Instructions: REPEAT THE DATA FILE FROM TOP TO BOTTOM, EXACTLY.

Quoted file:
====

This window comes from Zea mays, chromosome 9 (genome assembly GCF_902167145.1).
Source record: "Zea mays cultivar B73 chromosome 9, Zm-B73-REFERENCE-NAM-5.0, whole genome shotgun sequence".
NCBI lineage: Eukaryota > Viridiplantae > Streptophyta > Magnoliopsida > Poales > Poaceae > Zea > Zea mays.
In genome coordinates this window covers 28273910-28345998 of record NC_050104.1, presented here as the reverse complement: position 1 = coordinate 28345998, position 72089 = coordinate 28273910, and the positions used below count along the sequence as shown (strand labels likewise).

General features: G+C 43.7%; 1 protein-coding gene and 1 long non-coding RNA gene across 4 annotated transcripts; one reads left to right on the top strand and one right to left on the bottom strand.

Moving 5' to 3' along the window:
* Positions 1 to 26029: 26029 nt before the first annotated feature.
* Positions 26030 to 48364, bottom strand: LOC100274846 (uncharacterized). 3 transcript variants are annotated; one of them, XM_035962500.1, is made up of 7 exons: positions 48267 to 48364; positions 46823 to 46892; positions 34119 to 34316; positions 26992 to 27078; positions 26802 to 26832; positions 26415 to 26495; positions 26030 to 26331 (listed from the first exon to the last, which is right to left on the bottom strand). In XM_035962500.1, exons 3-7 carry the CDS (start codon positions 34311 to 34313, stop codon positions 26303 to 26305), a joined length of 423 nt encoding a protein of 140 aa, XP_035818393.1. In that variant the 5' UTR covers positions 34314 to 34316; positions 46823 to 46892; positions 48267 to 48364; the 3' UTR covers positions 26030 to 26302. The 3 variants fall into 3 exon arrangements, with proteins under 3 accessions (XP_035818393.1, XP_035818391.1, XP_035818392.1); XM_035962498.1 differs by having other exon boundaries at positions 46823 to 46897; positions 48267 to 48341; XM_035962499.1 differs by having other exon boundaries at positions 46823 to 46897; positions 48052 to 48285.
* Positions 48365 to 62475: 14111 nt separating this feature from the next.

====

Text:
This window comes from Zea mays, chromosome 9 (genome assembly GCF_902167145.1).
Source record: "Zea mays cultivar B73 chromosome 9, Zm-B73-REFERENCE-NAM-5.0, whole genome shotgun sequence".
NCBI lineage: Eukaryota > Viridiplantae > Streptophyta > Magnoliopsida > Poales > Poaceae > Zea > Zea mays.
In genome coordinates this window covers 28273910-28345998 of record NC_050104.1, presented here as the reverse complement: position 1 = coordinate 28345998, position 72089 = coordinate 28273910, and the positions used below count along the sequence as shown (strand labels likewise).

General features: G+C 43.7%; 1 protein-coding gene and 1 long non-coding RNA gene across 4 annotated transcripts; one reads left to right on the top strand and one right to left on the bottom strand.

Moving 5' to 3' along the window:
* Positions 1 to 26029: 26029 nt before the first annotated feature.
* Positions 26030 to 48364, bottom strand: LOC100274846 (uncharacterized). 3 transcript variants are annotated; one of them, XM_035962500.1, is made up of 7 exons: positions 48267 to 48364; positions 46823 to 46892; positions 34119 to 34316; positions 26992 to 27078; positions 26802 to 26832; positions 26415 to 26495; positions 26030 to 26331 (listed from the first exon to the last, which is right to left on the bottom strand). In XM_035962500.1, exons 3-7 carry the CDS (start codon positions 34311 to 34313, stop codon positions 26303 to 26305), a joined length of 423 nt encoding a protein of 140 aa, XP_035818393.1. In that variant the 5' UTR covers positions 34314 to 34316; positions 46823 to 46892; positions 48267 to 48364; the 3' UTR covers positions 26030 to 26302. The 3 variants fall into 3 exon arrangements, with proteins under 3 accessions (XP_035818393.1, XP_035818391.1, XP_035818392.1); XM_035962498.1 differs by having other exon boundaries at positions 46823 to 46897; positions 48267 to 48341; XM_035962499.1 differs by having other exon boundaries at positions 46823 to 46897; positions 48052 to 48285.
* Positions 48365 to 62475: 14111 nt separating this feature from the next.